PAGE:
Decided: October 6, 1975.
RUTH S. SKILLMAN, PLAINTIFF-APPELLANT,
JUNIOR VAN SKILLMAN, DEFENDANT-RESPONDENT
Allcorn, Kole and Gaulkin. The opinion of the court was delivered by Kole, J.A.D.
[136 NJSuper Page 350]
On March 27, 1973, the date of trial of this action for divorce, the parties, at the trial judges suggestion, reached an agreement as to support of two children, alimony and a property settlement. The agreement was set forth and approved by the parties in open court and later incorporated in the divorce judgment of April 23, 1973.
On August 22, 1974 plaintiff by motion sought an increase in child support and alimony and a review of the fairness of the property settlement. The trial judge denied the relief sought. Plaintiff appeals.
From our review of the record we are satisfied that the judge did not err in refusing to grant plaintiff a plenary hearing to determine the need for an increase in alimony and the support of the children. Plaintiff did not make out a sufficient prima facie case of changed circumstances to entitle her to such a hearing with respect to a modification of the provisions to which she had agreed as part of the divorce judgment. See Hallberg v. Hallberg , 113 N.J. Super. 205 (App. Div. 1971).
Plaintiff's argument that the agreement was not freely made and was effected under pressure is without substance. The claimed pressure refers to the fact that the agreement was entered into on the date of trial and the statement by the trial judge that if the parties could not agree, he would have to decide the issues of support, alimony and property distribution.
[136 NJSuper Page 351]
An agreement is not involuntary or "pressured" merely because it was arrived at under these circumstances. Here it was read to plaintiff in open court. She specifically stated that she understood it and that each item therein was satisfactory to her.
There are two changes in circumstances which are claimed to justify an increase in alimony and child support: (1) the two older children not in plaintiff's custody are emancipated or are no longer in college and hence, defendant's expenses are less, and (2) the cost of living has increased.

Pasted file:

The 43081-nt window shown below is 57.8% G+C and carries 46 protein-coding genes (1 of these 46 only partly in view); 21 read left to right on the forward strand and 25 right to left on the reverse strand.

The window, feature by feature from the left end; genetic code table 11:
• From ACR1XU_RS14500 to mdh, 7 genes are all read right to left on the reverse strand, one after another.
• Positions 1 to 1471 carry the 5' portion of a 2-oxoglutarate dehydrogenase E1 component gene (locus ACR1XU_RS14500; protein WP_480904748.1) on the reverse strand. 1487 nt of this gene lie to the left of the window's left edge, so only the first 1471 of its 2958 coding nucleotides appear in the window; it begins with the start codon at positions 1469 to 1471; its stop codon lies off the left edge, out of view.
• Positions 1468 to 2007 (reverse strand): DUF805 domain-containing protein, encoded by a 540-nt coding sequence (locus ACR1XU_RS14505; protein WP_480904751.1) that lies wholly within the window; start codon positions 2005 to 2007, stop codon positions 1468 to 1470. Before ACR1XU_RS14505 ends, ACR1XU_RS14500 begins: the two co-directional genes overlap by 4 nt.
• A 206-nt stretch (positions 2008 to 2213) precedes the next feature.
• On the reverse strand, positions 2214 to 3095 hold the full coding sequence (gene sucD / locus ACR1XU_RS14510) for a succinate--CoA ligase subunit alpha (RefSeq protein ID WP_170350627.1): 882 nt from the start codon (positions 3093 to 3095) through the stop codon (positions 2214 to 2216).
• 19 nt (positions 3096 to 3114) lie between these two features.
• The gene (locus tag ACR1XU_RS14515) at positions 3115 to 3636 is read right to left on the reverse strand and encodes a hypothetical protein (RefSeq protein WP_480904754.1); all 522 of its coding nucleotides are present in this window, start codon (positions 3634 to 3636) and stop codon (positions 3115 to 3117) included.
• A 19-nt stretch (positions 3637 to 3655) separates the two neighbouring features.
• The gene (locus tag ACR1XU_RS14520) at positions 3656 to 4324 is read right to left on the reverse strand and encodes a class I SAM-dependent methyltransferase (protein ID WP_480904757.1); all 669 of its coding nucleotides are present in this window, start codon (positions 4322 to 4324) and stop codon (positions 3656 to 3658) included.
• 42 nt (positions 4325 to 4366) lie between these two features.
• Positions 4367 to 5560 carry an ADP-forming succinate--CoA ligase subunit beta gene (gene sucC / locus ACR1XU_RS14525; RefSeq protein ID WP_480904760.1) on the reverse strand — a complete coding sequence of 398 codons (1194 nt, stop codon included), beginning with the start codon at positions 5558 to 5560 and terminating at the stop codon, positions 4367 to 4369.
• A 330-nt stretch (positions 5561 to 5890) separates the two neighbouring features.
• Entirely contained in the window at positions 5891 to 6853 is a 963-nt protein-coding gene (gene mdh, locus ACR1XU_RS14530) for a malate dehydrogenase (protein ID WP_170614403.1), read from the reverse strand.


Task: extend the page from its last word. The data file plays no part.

Where, as here, there has been an agreement as to alimony and support voluntarily entered into less than 1 1/2 years prior to the application for modification, the applicant must demonstrate that enforcement of the agreement would be unconscionable and that the changed circumstances relied on were not contingencies that were, or reasonably should have been, foreseeable or contemplated when the agreement was made. Schiff v. Schiff , 116 N.J. Super. 546 (App. Div. 1971), certif. den. 60 N.J. 139 (1972). The change in the status of the older son and daughter and the increase in the cost of living were, in our view, obviously foreseeable in March 1973 when the agreement was set forth on the record in open court and in April 1973 when the judgment was entered. We see no justification, predicated on the record before us, for an upward adjustment of either alimony or child support or a plenary hearing with respect thereto. See also, Gulick v. Gulick , 113 N.J. Super. 366 (Ch. Div. 1971).*fn1
[136 NJSuper Page 352]
With respect to the property settlement incorporated in the agreement and made part of the judgment, plaintiff contends, in addition to the claim of pressure which we have discussed, that the parties did not consider property inherited by defendant husband because of reliance on the lower court decision in Painter v. Painter , 118 N.J. Super. 332 (Ch. Div. 1972). At the time of the agreement Painter had not been reversed by the Supreme Court. See 65 N.J. 196 (1974). Defendant, on the other hand, claims that he had to bargain away other rights in order to retain his inherited property.